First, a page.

Faith and politics: A Brazilian theologian speaks out
Brazilian theologian Dr Paulo Ueti urges people of faith to keep working for equality.
Dr Ueti is the Regional Facilitator for the Latin American and the Caribbean Anglican Alliance, which brings together the development, relief and advocacy work of the Anglican family in this part of the world.
Recent economic growth has made Brazil one of the world’s top 10 economies. But while the mega-rich thrive, the desperately poor struggle to survive.
As with other countries, economic progress alone isn’t enough to lift the poorest out of poverty.
Indeed, Brazil remains one of the world’s most unequal countries – some 16 million people live in abject poverty, and there is considerable violence, intolerance, racism and segregation.
The mission of God must tackle inequality, both by helping to increase income for the poor and by addressing the structural causes of poverty – such as taxation systems, land and income distribution, and systematic discrimination, especially the targeting of afro-descendants, the landless, small-scale farmers, indigenous communities, women, LGBTT and young people.
The Bible offers hope to the poor
When the Bible first came to Brazil, about 500 hundred years ago, it came as a sword and an instrument for violence and oppression.
But in time it became a book that brings hope and strength to the most vulnerable. It promises the possibility of change.
When the poor started reading and interpreting the Bible by themselves, the good news started to become a reality and a movement for justice. The poor realised that all humans are made in the image of God and loved by him.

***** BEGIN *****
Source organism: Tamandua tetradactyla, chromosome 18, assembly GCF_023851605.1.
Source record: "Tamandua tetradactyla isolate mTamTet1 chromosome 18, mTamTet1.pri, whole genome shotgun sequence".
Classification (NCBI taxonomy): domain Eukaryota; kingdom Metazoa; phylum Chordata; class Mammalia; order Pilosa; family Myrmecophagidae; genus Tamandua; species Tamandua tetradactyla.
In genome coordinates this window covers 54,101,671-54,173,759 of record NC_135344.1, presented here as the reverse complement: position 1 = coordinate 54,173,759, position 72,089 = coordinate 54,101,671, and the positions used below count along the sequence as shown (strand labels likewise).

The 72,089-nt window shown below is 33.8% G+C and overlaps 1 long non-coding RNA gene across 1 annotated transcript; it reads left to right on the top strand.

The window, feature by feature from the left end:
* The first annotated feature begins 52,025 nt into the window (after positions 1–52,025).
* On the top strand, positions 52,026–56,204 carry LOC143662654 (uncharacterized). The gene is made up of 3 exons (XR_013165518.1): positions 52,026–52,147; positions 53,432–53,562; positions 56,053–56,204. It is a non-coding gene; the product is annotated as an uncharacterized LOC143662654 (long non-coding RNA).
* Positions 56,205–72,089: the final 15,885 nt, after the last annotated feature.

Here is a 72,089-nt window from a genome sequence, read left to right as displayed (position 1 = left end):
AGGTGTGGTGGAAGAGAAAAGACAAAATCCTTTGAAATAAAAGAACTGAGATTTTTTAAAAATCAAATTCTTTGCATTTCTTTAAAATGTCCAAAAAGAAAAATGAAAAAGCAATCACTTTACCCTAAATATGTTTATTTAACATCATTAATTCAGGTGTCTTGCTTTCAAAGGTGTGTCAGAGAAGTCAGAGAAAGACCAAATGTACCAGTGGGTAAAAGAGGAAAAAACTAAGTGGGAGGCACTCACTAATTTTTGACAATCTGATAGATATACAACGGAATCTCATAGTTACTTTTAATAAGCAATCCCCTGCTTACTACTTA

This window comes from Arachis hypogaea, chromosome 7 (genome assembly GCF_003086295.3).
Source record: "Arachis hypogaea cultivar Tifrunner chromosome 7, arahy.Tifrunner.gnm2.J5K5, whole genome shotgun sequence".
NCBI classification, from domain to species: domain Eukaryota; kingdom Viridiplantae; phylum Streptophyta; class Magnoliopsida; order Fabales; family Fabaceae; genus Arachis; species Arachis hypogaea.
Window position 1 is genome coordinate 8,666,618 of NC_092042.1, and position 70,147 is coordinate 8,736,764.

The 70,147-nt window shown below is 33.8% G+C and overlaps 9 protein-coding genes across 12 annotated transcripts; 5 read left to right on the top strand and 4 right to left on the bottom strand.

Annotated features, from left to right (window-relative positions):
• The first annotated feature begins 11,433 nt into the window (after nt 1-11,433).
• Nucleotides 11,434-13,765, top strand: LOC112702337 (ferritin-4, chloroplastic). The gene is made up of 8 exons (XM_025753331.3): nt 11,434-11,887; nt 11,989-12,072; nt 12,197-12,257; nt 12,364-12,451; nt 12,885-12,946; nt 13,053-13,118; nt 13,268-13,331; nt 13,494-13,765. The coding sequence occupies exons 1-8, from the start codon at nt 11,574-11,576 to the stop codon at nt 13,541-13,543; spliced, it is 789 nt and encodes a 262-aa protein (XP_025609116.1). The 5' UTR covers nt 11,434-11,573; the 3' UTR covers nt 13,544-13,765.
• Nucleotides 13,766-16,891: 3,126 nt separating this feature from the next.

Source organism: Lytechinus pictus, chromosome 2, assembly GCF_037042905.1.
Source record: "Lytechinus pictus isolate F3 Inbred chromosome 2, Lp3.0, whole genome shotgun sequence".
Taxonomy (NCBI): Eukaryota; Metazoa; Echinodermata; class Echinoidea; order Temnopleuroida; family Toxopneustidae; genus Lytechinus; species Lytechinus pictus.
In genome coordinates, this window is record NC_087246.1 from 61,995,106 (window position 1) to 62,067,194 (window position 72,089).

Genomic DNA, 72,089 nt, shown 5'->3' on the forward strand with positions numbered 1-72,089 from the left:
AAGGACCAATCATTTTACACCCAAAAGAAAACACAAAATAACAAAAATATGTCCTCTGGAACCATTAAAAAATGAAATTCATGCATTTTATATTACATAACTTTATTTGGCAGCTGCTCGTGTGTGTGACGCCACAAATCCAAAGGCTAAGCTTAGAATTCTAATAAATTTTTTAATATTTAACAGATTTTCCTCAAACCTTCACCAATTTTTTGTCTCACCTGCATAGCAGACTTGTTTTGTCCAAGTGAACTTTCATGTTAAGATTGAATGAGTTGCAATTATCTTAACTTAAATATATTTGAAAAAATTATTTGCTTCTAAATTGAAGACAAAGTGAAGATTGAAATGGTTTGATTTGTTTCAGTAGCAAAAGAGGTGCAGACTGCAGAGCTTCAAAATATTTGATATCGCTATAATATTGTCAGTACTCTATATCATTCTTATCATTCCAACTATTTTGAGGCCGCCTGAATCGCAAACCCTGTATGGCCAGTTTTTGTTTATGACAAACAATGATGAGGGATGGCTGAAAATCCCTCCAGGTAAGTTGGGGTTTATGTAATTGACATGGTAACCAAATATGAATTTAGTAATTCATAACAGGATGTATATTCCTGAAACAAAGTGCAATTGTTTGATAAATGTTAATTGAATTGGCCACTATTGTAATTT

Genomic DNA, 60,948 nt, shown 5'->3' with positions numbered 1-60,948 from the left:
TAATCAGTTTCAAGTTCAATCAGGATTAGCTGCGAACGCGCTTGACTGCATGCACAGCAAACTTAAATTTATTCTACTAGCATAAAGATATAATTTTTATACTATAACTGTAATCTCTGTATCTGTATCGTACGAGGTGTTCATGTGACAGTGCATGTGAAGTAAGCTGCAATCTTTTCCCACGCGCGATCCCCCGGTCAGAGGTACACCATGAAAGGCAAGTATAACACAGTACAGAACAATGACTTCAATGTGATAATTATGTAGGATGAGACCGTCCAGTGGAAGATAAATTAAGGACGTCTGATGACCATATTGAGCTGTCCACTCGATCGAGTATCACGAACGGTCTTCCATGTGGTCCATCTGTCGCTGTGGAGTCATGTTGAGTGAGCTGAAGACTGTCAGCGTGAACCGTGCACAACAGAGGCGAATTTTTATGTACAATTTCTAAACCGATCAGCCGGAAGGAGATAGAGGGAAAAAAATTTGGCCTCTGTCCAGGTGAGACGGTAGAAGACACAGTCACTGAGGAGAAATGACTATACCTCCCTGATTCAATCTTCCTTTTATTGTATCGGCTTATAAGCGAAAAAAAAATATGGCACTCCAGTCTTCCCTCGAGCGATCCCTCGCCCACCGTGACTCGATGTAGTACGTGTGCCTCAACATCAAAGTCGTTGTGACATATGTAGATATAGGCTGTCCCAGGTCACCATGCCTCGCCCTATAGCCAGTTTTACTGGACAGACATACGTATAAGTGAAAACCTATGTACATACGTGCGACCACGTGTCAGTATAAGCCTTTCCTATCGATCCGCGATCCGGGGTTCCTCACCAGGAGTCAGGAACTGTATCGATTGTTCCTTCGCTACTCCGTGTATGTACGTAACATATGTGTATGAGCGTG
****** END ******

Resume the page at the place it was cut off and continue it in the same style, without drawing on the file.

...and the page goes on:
Mission means building relationships and challenging oppression
Religion is a word derived from the Latin word re-ligare, meaning to re-connect, link, network or build a sharing community.
This is the mission of the church: to build community and strengthen relationships, to challenge the power of oppression, and to abide in Jesus to express the love of God to everybody everywhere.
To be a Christian means being committed to justice and love. Like God, when we are betrayed, we keep loving (Hosea 11:1-11). We are motivated to reach out to strangers, with time, money and other resources (Luke 10). We defy patriarchal and inhuman structures (Galatians 3:26-28). We move out of our comfort zones to face the conflicts and to be peacemakers and activists of the liberation (Matthew 10).
Love moves us and challenges us. It holds us together and brings us out of ourselves.
As Anglicans we are invited to keep reminding our communities of the Five Marks of Mission as our programme for revealing the kingdom.
May love guide our reading of the Bible, so that we may endeavour to be a community that is committed to justice and care for the vulnerable.